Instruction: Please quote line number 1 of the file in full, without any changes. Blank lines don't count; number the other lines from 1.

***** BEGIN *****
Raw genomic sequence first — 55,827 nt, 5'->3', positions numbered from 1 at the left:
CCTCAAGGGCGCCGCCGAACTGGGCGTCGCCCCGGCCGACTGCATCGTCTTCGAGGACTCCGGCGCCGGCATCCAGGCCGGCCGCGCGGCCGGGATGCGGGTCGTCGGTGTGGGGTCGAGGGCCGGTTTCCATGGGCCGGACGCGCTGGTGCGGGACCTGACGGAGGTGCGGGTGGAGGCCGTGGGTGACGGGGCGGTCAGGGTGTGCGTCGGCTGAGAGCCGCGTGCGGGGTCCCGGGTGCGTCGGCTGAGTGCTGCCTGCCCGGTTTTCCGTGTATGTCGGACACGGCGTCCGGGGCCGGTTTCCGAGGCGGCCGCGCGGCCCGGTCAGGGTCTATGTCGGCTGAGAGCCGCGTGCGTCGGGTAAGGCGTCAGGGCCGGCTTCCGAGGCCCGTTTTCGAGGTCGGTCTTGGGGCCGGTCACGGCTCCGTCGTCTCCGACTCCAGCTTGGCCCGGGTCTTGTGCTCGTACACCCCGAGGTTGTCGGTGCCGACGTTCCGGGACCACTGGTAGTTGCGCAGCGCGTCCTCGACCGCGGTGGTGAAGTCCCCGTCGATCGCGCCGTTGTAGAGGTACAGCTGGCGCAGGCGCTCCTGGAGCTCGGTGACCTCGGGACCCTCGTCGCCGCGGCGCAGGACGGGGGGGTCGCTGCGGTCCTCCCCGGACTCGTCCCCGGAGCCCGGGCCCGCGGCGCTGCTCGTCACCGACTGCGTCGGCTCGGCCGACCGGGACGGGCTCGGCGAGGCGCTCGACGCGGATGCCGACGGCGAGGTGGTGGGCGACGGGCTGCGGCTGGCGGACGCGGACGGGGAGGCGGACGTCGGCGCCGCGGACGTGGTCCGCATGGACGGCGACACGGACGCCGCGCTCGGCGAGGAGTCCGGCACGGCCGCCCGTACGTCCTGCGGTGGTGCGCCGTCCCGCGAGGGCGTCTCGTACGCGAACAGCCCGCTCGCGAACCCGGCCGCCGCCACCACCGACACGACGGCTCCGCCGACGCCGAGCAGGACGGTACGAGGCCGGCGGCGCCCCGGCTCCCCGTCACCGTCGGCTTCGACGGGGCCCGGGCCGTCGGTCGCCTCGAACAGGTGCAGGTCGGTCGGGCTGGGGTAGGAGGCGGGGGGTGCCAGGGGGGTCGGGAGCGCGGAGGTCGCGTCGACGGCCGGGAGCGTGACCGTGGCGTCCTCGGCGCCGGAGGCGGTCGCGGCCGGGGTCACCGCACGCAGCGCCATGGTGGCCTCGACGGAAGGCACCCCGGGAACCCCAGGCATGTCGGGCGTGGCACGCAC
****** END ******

Raw genomic sequence first — 55,827 nt, 5'->3', positions numbered from 1 at the left: